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Monday, August 13, 2007

Another Great Question

Our very own Rouge Waver of the Month, Geena writes:

...of the five areas Premise, Structure, Storyline, Character, Dialogue, which do you think is the biggest shortcoming for a new screenwriter? I'll guess and say storyline - structure. I think most of us come up with a decent ideas, then fail getting substance and flow to our stories.

Actually, Geena, total newbie writers tend to fall down in both areas and primarily in premise. Most new writers do not have the tools to test whether their premise is unique, original, compelling entertainment. Well - let me rephrase that - they either don't have the tools to test the premise or they just can't imagine that their idea would NOT be entertaining to someone else. So you get these self-referential, navel-gazing stories about coming of age or partying or the girl who falls for the rock star.

Most premises from new writers are too small and too "soft". Remember, last week when I included two "vague dramas" in what I had read that week? I see TONS of those. Just sort of soft, vague stories with few exciting or memorable moments because the whole idea is just not that compelling. It's not enough to sustain a three-act feature film. Writers get an idea that is actually more a situation than a premise which suggests enough entertaining conflict to draw out over 100+ pages. And it follows that if your premise is weak, no structure in the world can save it.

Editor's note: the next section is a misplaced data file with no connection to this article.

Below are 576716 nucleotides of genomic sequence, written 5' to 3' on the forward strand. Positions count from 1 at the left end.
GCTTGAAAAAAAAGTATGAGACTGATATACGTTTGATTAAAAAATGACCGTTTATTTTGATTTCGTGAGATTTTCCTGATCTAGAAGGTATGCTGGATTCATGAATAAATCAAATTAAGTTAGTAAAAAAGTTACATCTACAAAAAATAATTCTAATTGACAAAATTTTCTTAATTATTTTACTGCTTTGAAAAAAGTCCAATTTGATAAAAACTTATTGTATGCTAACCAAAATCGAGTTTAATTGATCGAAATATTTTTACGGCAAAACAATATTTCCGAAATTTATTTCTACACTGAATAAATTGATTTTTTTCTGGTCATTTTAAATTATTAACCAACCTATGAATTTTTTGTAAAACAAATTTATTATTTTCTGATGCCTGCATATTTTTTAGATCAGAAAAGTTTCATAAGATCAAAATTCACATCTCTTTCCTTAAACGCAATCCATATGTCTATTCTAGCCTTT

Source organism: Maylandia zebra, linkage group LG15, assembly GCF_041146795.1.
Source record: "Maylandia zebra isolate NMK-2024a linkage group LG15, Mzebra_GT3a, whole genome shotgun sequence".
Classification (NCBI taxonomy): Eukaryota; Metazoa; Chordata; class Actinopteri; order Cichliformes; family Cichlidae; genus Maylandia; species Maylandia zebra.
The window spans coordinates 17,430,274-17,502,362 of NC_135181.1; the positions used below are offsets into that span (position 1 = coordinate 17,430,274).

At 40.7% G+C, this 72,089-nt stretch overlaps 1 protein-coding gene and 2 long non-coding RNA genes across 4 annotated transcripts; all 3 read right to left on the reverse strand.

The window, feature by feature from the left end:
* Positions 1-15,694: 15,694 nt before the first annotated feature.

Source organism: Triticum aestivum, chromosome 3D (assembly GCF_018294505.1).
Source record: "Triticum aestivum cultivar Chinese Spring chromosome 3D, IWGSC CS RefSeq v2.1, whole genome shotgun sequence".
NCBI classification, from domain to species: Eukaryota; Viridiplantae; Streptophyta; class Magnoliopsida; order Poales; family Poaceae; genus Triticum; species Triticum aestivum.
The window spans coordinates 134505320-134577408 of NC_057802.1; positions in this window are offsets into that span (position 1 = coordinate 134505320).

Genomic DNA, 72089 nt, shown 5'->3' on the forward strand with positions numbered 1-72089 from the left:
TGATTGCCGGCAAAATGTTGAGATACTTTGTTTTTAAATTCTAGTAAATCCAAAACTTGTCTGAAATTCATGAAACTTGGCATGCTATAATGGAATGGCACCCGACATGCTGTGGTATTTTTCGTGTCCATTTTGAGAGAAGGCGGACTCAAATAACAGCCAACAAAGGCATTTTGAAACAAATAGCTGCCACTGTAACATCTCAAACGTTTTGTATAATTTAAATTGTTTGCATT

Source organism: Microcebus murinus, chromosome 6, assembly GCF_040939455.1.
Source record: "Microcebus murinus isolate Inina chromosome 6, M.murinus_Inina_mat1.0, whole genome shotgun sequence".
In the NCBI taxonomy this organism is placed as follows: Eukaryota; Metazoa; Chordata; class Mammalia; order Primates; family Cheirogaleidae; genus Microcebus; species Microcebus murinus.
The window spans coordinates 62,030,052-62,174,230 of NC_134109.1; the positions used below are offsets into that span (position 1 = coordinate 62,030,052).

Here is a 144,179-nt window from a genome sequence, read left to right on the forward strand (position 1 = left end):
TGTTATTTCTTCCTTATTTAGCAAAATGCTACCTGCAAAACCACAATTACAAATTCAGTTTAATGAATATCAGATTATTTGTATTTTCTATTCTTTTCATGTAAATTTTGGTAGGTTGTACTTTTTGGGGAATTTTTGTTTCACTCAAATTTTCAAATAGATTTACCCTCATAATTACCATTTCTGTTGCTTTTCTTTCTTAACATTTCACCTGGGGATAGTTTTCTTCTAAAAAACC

Geena had another question:

...also I come across mixed comments on dialogue. The keep it four lines max [rule]. But then folks who want the whole grammatical sentence in there, like " I am never going to return to that cave again", and I get jumped for this "Not going back --" as being on the nose.

I've never heard specifically to limit dialogue to four lines but yes, you do want to avoid big chunks of dialogue. It gets tedious to read, it loses that kinetic quality of the cinema and it can also be an exposition trap for the writer. As for full, grammatical sentences - that sounds crazy to me. The character should speak in the way that is totally natural and organic for them! Just bear in mind that writers, especially screenwriters, are always looking for the perfect mixture of economy and impact - whether that's in dialogue, action lines or anywhere else.

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Christian M. Howell said...

Cool post. As a new screenwriter I feel that you should start with something small and easy.

I think finding your voice in an action packed movie will not pay in the long run.

I wrote perhaps the most boring movie since Shawshank and I like it more than the action/adventure and fantasy comedy I'm writing now.

Three years from now I'd like to be known as a writer who can write many genres but concentrates on things like Must Love Dogs or The Perfect Man.

I'm a sucker for a soppy women's movie.

Anonymous said...

huh? why shoot yourself in the foot and fall behind the other 250,000 people trying to do the same thing as you are? unless you're an indie film dude and making your own flicks you're just making things harder on yourself.